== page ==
Feeds

One in three medical studies is dodgy

Results exaggerated, or just flat out wrong

  • alert
  • submit to reddit

Intelligent flash storage arrays

A major review of medical research has revealed that in nearly one-third of cases, research results were found to be potentially exaggerated, or were totally contradicted by later studies.

The study, published in the Journal of the American Medical Association examined research findings published in three medical journals between 1990 and 2003. The sample included 45 high profile studies of drugs that claimed a particular treatment or drug was effective.

The Associated Press reports that studies found to be unreliable included indications that Vitamin E could prevent heart attacks; that hormone pills provided protection against heart disease in menopausal women, when the reverse was later shown to be the case; and that nitric oxide boosted survival chances in cases of respiratory failure.

In almost all cases, the research that cast doubt on or overturned findings, was a larger, better organised project than the original.

Study author and researcher at the University of Ioannina in Greece, Dr. John Ioannidis, told AP: "Contradicted and potentially exaggerated findings are not uncommon in the most visible and most influential original clinical research."

He added: "There's no proof that the subsequent studies ... were necessarily correct."

However, since none of the treatments later challenged has been adopted as the standard medical recommendation, it is probably a little early to panic. However, as the Editors of the JAMA stress, it is a reminder that one study does not constitute proof that a treatment works.

And as Ioannidis adds: "We all need to start thinking more critically." ®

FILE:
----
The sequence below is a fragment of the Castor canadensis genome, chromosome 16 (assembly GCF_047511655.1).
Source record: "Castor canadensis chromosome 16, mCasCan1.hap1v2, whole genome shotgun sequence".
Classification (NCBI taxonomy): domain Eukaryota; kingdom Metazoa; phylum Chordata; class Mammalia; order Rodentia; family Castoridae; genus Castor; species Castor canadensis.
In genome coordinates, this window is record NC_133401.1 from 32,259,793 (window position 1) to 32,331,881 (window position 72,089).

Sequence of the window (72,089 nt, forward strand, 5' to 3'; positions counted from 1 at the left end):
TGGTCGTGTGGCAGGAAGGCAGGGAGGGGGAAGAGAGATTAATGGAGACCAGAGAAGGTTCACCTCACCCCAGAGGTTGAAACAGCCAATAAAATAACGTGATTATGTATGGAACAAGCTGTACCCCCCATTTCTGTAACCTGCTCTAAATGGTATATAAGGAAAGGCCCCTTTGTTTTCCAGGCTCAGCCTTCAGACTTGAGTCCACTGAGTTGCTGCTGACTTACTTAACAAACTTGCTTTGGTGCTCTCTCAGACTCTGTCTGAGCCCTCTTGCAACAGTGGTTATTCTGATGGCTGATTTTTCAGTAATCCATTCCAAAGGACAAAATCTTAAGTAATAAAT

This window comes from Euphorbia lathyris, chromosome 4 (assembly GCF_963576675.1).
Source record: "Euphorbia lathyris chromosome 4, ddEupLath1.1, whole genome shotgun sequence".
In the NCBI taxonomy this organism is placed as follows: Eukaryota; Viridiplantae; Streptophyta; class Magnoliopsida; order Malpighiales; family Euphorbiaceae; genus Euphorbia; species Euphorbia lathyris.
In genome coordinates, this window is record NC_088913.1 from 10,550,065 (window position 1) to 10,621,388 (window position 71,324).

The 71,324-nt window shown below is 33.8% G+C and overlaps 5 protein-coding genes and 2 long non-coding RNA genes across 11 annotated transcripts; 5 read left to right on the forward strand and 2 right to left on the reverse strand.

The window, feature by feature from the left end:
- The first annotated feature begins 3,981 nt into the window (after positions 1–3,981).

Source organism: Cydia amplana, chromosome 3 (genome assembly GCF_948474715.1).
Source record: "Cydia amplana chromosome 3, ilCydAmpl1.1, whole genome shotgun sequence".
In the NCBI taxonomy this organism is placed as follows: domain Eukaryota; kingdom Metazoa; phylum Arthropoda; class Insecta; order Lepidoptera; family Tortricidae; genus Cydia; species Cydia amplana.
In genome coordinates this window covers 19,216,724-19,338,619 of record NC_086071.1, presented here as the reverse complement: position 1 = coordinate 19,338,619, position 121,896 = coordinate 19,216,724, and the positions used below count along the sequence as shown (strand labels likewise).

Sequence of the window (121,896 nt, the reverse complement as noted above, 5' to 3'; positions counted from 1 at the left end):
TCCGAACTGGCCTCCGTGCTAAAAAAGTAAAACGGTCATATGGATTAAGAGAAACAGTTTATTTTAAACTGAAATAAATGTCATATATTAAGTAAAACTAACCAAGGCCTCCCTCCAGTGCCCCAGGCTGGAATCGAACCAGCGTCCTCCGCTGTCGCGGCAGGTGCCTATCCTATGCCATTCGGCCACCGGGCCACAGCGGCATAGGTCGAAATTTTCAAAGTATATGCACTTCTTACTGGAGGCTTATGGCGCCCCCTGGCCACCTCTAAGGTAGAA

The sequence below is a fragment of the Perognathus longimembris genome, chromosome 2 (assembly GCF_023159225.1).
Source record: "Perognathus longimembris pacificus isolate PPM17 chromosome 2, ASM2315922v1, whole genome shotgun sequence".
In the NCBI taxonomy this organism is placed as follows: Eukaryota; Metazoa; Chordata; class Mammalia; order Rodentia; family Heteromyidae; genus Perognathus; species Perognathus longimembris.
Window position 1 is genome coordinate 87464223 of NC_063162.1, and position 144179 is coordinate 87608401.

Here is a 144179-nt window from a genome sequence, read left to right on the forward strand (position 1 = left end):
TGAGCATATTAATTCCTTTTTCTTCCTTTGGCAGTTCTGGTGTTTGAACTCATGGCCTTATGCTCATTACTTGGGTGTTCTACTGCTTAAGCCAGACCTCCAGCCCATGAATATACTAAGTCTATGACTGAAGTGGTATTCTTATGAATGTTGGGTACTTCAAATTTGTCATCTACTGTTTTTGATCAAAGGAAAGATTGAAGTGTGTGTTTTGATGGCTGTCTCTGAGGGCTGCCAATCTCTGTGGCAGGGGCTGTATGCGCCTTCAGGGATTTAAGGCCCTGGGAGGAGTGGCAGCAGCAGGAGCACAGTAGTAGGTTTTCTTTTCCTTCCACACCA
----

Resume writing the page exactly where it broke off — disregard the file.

Related stories

Doctors and technology: do they mix?
Diabetics get 'Intel Inside'
New guidelines complicate US stem cell research

Intelligent flash storage arrays

More from The Register

next story
Boffins who stare at goats: I do believe they’re SHRINKING
Alpine chamois being squashed by global warming
Comet Siding Spring revealed as flying molehill
Hiding from this space pimple isn't going to do humanity's reputation any good
Experts brand LOHAN's squeaky-clean box
Phytosanitary treatment renders Vulture 2 crate fit for export
LONG ARM of the SAUR: Brachially gifted dino bone conundrum solved
Deinocheirus mirificus was a bit of a knuckle dragger
MARS NEEDS WOMEN, claims NASA pseudo 'naut: They eat less
'Some might find this idea offensive' boffin admits
No sail: NASA spikes Sunjammer
'Solar sail' demonstrator project binned
Carry On Cosmonaut: Willful Child is a poor taste Star Trek parody
Cringeworthy, crude and crass jokes abound in Steven Erikson’s sci-fi debut
prev story

Whitepapers

Cloud and hybrid-cloud data protection for VMware
Learn how quick and easy it is to configure backups and perform restores for VMware environments.
A strategic approach to identity relationship management
ForgeRock commissioned Forrester to evaluate companies’ IAM practices and requirements when it comes to customer-facing scenarios versus employee-facing ones.
High Performance for All
While HPC is not new, it has traditionally been seen as a specialist area – is it now geared up to meet more mainstream requirements?
Three 1TB solid state scorchers up for grabs
Big SSDs can be expensive but think big and think free because you could be the lucky winner of one of three 1TB Samsung SSD 840 EVO drives that we’re giving away worth over £300 apiece.
Security for virtualized datacentres
Legacy security solutions are inefficient due to the architectural differences between physical and virtual environments.